Church Discipline

The doctrine of church discipline has been used to justify division and exclusion.  Support for this position is based on poor hermeneutics:

Matthew 18:15 – 17.  Many churches use these verses as a formula for church discipline:

  1. Talk to the sinner
  2. Bring one or two others to talk to the sinner
  3. Tell the whole congregation about the sinner,
  4. Disfellowship the sinner.

However, if verses 15 – 17 should be applied to the modern church, so should verses 18 – 20, which would teach:

  1. The decisions of modern church leadership are infallible
  2. Jesus is only with groups, not individuals

The immediate audience was the disciples only.  In short, this was a promise of inspiration by Jesus to those who would later miraculously carry the gospel to the whole world.

1 Corinthians 5:1 – 13.  Many churches use this chapter to justify separating themselves from those with certain ethical inconsistencies.  Some difficulty arises due to the lack of standards for the degree of sin that would justify exclusion.  The benchmark is in verse 1; if unbelievers think the behavior is terrible, then action must be taken (cf., Romans 2:24, Isaiah 52:5, Ezekiel 36:20 – 28).  Not associating with sinners is not the issue (verse 9 and 10), rather it is the rescue of a brother (verse 5).  If excommunication is not likely to, or does not, result in a change, then the action has failed and the standards for excommunication need to be reconsidered.  Finally, the admonition to “not even eat with such a one” probably has to do with the Lord’s Supper (verse 8).  Their assemblies were not of the same public performance style as is practiced today.  Rather, they met in small groups that were intensely personal.  The point was to stop inviting this person to your home on Sunday for your special time of spiritual connectedness (see 2 John 10 below).

2 Thessalonians 3:6  Many churches isolate this verse from its context to justify withdrawing from anyone who does not walk according to the traditions of that denomination.  The context (verses 7 – 15) defines Paul’s meaning of disorderly conduct: not working to support oneself.  Further, Paul’s instruction was to stop feeding the lazy, not to separate from them.  In verse 15, Paul still called the lazy person “brother.”

Romans 16:17 – 18  Jesus prayed in John 17:20 – 21 that His followers of future generations achieve a unity of such proportions that it would stand as a miraculous sign to unbelievers that the one true God must be with them.  Paul reminded the congregations in Rome to avoid divisive people.  In this context, Paul referenced divisive people who are supported by other Christians to teach the gospel (paid preachers).  The leadership style of the early church was not as authoritarian as most churches practice today.  Eloquent but divisive teachers could be managed by just ignoring them.

2 John 9 – 10.  Dispute arises over the scope of “the doctrine of Christ.”  The context includes only two topics: truth and love.  The definition of “walking in truth” is not given here.  However, looking just to the writings of John, truth is a faith that results in actions that are beyond human ability (e.g., John 3:21).  The doctrine of love, doing what is best for the other person regardless of its affect on me, is described as “love one another.”  The antithesis is represented as the teaching that Jesus did not come in the flesh (verse 7).  John exhorts the church to ignore those whose teaching is about esoteric concepts rather than truth (faith) and love.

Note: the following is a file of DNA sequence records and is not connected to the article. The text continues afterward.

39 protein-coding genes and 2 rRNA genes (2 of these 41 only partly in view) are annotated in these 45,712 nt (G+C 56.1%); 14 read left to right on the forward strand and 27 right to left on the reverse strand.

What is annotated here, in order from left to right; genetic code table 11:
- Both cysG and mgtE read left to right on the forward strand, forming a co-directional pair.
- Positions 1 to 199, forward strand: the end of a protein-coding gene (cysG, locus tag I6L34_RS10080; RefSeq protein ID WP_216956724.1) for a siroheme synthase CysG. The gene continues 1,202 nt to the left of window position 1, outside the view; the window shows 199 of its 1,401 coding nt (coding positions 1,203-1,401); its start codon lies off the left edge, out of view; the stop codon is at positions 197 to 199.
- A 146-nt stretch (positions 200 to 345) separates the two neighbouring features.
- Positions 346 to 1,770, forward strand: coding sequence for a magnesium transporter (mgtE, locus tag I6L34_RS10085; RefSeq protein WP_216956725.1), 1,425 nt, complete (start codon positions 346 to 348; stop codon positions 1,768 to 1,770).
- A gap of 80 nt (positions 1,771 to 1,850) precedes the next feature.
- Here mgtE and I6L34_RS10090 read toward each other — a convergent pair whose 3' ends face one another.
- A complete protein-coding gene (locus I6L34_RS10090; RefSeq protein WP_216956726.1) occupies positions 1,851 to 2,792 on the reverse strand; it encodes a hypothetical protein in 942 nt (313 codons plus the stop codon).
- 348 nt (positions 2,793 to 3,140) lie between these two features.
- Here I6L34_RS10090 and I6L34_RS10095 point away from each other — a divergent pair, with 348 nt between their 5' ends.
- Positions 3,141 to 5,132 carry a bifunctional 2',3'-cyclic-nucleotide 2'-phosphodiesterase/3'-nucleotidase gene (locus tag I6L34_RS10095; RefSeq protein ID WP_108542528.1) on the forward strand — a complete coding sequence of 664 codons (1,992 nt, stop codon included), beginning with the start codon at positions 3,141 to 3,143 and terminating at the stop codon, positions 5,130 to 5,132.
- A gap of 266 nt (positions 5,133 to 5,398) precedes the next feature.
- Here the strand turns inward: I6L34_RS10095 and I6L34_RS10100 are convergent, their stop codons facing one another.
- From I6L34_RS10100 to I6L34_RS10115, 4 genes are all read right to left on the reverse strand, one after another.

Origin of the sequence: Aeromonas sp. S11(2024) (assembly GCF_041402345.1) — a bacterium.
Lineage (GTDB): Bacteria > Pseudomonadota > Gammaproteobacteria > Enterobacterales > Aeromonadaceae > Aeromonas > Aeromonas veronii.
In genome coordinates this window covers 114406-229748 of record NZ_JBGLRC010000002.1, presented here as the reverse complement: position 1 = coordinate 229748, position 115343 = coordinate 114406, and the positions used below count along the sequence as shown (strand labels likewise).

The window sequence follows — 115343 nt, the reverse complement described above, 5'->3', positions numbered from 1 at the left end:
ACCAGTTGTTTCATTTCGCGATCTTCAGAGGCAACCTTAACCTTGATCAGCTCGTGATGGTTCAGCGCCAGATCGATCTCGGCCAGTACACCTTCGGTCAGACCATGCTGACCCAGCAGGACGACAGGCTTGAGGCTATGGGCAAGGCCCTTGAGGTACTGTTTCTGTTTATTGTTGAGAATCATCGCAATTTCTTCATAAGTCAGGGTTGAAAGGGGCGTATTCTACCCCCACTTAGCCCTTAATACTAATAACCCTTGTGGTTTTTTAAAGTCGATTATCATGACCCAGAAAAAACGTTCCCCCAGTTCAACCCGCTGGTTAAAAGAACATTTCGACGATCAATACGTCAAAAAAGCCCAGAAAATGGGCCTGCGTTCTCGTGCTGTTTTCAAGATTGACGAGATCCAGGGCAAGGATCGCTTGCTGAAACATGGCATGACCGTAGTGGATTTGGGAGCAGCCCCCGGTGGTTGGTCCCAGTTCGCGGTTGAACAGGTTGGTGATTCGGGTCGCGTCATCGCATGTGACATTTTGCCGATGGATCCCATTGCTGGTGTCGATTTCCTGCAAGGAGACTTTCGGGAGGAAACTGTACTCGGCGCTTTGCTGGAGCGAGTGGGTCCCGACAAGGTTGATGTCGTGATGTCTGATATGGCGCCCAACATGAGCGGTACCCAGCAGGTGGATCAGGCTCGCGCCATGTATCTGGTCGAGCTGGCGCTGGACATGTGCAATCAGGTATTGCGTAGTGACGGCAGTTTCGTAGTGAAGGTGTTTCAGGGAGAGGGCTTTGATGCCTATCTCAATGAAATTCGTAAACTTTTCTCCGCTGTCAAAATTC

Jude 19.  Those who are devoid of the Spirit are not Christians.  Sometimes they may be identified by their behavior (verses 16 and 18), which range from grumbling to lust to self-serving eloquence.  The contrast is in the following verses: faith, praying in the Spirit, love, anticipating Judgment, and evangelism.

Titus 3:10.  Those who create division are to be excluded.  Examples of divisive topics are given in verse 9.

Related Warnings

2 Timothy 2:16  “Profane and idle babblings,” in this context, relate to the teaching that the resurrection had already come.  For example, one could take the illustration of Romans 6:4, that our spirits are resurrected in baptism, and apply it to all passages about resurrection, eliminating the general resurrection on the last day.  The result was the overthrow of the faith of some.

1 Timothy 1:3 – 7  Fables, genealogies, and rules were sources of division.  Paul charged Timothy to instruct teachers to teach only grace, mercy, and peace (verse 2) or faith and love (verse 5).

Titus 1:10 – 16  Some who were paid to preach used Jewish fables and rules to subvert faith.  The appropriate topics are listed in 2:1 – 3:8.

James 4:1 – 4, 5:1 – 6  James wrote to Christians, not the general population.  In these two paragraphs, James described fights, adulteries, fraud, selfish indulgence, and murder.  Such behaviors would be rare in the church, so James uses them as physical illustrations of spiritual sins.  The battles were contentions over doctrine.  Adulteries were divided loyalties.  Non-payment of laborers was failing to support missionaries.  Selfish indulgence was elevating physical comforts from luxury to necessity.  Murder was destroying the faith of another.